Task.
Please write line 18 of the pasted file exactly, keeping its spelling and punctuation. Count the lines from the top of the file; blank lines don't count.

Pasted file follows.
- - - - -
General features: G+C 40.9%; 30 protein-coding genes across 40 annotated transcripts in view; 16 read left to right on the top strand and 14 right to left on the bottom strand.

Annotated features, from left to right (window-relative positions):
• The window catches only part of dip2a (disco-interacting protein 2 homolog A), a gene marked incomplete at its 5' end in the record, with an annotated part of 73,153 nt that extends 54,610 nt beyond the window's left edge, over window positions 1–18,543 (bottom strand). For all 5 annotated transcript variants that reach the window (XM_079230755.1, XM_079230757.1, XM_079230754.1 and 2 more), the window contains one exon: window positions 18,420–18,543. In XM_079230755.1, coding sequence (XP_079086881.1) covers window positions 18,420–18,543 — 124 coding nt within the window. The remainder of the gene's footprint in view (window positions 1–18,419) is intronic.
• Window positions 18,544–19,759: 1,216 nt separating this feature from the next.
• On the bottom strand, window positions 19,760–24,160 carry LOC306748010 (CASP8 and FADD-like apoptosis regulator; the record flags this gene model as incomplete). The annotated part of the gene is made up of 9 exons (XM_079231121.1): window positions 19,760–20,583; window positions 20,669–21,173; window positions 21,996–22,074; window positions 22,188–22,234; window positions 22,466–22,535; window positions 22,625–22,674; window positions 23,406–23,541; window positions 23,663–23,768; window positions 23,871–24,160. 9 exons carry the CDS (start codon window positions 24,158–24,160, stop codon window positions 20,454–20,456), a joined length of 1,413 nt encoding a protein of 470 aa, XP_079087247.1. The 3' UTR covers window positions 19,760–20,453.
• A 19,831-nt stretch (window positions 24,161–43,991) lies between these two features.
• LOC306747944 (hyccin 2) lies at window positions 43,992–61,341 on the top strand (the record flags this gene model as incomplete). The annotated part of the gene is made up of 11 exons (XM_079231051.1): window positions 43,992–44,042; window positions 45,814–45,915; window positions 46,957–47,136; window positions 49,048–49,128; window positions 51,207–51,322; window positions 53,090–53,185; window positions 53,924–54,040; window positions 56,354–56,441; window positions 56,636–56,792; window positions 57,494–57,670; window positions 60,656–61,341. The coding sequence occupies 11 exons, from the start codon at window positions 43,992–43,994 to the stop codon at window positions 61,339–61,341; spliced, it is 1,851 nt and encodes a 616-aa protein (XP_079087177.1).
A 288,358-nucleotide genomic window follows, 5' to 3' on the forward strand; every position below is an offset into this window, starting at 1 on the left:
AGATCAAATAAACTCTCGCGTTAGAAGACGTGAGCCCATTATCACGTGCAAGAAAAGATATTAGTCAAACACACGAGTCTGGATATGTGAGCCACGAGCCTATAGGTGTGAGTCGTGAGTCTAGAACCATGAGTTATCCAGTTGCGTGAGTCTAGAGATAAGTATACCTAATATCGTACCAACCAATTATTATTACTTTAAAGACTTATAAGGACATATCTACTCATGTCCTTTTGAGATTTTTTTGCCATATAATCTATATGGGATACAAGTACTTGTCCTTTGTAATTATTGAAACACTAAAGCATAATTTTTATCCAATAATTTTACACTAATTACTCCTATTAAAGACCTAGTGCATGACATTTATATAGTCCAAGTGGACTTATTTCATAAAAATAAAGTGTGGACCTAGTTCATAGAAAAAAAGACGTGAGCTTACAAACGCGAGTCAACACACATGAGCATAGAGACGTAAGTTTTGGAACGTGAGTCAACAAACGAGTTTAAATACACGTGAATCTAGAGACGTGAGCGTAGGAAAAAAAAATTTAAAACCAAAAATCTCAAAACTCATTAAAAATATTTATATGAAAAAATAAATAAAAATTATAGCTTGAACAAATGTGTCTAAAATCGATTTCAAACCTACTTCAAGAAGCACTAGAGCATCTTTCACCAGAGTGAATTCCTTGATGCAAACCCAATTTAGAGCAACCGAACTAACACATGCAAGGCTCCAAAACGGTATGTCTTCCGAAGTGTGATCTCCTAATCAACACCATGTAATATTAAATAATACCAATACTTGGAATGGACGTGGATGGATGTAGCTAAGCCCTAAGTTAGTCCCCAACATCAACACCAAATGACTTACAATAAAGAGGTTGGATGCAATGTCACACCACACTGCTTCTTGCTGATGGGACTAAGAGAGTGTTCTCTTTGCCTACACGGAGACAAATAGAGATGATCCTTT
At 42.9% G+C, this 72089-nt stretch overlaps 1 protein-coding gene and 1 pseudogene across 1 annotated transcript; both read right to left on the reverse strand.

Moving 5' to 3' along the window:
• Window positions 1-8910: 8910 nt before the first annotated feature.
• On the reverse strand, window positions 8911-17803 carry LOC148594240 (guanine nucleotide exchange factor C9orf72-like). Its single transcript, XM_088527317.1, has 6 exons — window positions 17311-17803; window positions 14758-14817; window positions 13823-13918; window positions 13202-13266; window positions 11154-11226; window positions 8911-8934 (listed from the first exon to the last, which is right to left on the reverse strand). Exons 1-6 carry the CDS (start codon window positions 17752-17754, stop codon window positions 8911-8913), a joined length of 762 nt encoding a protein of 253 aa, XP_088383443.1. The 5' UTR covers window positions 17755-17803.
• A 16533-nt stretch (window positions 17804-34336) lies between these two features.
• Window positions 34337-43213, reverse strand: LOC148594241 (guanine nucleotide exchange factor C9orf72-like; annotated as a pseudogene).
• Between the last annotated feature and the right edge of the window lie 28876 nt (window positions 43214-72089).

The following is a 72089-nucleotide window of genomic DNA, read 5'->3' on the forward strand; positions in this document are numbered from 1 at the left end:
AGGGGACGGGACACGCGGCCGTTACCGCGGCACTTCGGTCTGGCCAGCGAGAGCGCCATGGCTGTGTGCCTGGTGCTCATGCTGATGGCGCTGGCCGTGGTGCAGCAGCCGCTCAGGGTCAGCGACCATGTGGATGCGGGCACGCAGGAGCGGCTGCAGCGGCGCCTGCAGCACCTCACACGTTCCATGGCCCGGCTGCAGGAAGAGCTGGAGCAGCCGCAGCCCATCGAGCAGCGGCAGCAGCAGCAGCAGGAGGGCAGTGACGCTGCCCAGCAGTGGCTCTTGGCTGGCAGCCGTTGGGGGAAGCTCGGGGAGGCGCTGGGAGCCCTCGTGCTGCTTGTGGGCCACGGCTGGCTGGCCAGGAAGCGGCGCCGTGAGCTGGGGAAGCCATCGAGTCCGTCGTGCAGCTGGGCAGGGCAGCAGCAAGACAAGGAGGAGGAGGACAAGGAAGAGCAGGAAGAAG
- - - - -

AGGGGACGGGACACGCGGCCGTTACCGCGGCACTTCGGTCTGGCCAGCGAGAGCGCCATGGCTGTGTGCCTGGTGCTCATGCTGATGGCGCTGGCCGTGGTGCAGCAGCCGCTCAGGGTCAGCGACCATGTGGATGCGGGCACGCAGGAGCGGCTGCAGCGGCGCCTGCAGCACCTCACACGTTCCATGGCCCGGCTGCAGGAAGAGCTGGAGCAGCCGCAGCCCATCGAGCAGCGGCAGCAGCAGCAGCAGGAGGGCAGTGACGCTGCCCAGCAGTGGCTCTTGGCTGGCAGCCGTTGGGGGAAGCTCGGGGAGGCGCTGGGAGCCCTCGTGCTGCTTGTGGGCCACGGCTGGCTGGCCAGGAAGCGGCGCCGTGAGCTGGGGAAGCCATCGAGTCCGTCGTGCAGCTGGGCAGGGCAGCAGCAAGACAAGGAGGAGGAGGACAAGGAAGAGCAGGAAGAAG